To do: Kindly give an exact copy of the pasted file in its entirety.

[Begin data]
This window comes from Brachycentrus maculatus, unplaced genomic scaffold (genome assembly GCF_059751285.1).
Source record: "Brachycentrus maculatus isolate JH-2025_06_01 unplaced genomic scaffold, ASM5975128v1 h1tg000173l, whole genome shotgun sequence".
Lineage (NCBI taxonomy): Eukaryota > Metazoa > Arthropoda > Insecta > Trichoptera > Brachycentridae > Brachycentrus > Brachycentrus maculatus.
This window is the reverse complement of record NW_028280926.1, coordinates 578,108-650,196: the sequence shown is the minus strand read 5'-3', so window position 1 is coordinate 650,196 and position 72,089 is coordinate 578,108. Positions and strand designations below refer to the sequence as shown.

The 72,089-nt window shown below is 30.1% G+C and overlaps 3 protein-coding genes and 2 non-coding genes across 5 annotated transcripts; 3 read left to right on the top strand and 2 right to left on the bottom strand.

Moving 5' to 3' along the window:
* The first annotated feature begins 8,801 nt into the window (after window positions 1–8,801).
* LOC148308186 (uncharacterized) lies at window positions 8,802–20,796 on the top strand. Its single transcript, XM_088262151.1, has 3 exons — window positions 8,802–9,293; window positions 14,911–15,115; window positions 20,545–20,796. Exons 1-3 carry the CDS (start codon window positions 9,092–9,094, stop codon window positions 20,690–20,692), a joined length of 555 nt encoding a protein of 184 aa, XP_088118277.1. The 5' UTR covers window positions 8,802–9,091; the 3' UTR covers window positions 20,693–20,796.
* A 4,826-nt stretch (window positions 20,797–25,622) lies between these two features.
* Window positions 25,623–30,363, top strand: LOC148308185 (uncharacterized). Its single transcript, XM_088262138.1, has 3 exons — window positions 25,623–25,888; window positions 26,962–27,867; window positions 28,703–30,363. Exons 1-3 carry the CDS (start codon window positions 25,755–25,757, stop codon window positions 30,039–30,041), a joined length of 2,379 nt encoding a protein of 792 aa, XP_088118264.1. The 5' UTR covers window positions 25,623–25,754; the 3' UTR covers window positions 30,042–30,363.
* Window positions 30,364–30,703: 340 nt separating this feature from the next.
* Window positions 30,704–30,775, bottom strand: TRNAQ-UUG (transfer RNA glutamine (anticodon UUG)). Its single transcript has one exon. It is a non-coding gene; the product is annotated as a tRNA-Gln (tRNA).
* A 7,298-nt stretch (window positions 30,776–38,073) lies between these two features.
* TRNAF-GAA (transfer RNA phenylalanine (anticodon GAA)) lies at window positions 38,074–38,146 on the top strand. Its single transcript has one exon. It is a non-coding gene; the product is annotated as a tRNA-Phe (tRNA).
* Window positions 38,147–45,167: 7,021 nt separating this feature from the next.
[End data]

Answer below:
This window comes from Brachycentrus maculatus, unplaced genomic scaffold (genome assembly GCF_059751285.1).
Source record: "Brachycentrus maculatus isolate JH-2025_06_01 unplaced genomic scaffold, ASM5975128v1 h1tg000173l, whole genome shotgun sequence".
Lineage (NCBI taxonomy): Eukaryota > Metazoa > Arthropoda > Insecta > Trichoptera > Brachycentridae > Brachycentrus > Brachycentrus maculatus.
This window is the reverse complement of record NW_028280926.1, coordinates 578,108-650,196: the sequence shown is the minus strand read 5'-3', so window position 1 is coordinate 650,196 and position 72,089 is coordinate 578,108. Positions and strand designations below refer to the sequence as shown.

The 72,089-nt window shown below is 30.1% G+C and overlaps 3 protein-coding genes and 2 non-coding genes across 5 annotated transcripts; 3 read left to right on the top strand and 2 right to left on the bottom strand.

Moving 5' to 3' along the window:
* The first annotated feature begins 8,801 nt into the window (after window positions 1–8,801).
* LOC148308186 (uncharacterized) lies at window positions 8,802–20,796 on the top strand. Its single transcript, XM_088262151.1, has 3 exons — window positions 8,802–9,293; window positions 14,911–15,115; window positions 20,545–20,796. Exons 1-3 carry the CDS (start codon window positions 9,092–9,094, stop codon window positions 20,690–20,692), a joined length of 555 nt encoding a protein of 184 aa, XP_088118277.1. The 5' UTR covers window positions 8,802–9,091; the 3' UTR covers window positions 20,693–20,796.
* A 4,826-nt stretch (window positions 20,797–25,622) lies between these two features.
* Window positions 25,623–30,363, top strand: LOC148308185 (uncharacterized). Its single transcript, XM_088262138.1, has 3 exons — window positions 25,623–25,888; window positions 26,962–27,867; window positions 28,703–30,363. Exons 1-3 carry the CDS (start codon window positions 25,755–25,757, stop codon window positions 30,039–30,041), a joined length of 2,379 nt encoding a protein of 792 aa, XP_088118264.1. The 5' UTR covers window positions 25,623–25,754; the 3' UTR covers window positions 30,042–30,363.
* Window positions 30,364–30,703: 340 nt separating this feature from the next.
* Window positions 30,704–30,775, bottom strand: TRNAQ-UUG (transfer RNA glutamine (anticodon UUG)). Its single transcript has one exon. It is a non-coding gene; the product is annotated as a tRNA-Gln (tRNA).
* A 7,298-nt stretch (window positions 30,776–38,073) lies between these two features.
* TRNAF-GAA (transfer RNA phenylalanine (anticodon GAA)) lies at window positions 38,074–38,146 on the top strand. Its single transcript has one exon. It is a non-coding gene; the product is annotated as a tRNA-Phe (tRNA).
* Window positions 38,147–45,167: 7,021 nt separating this feature from the next.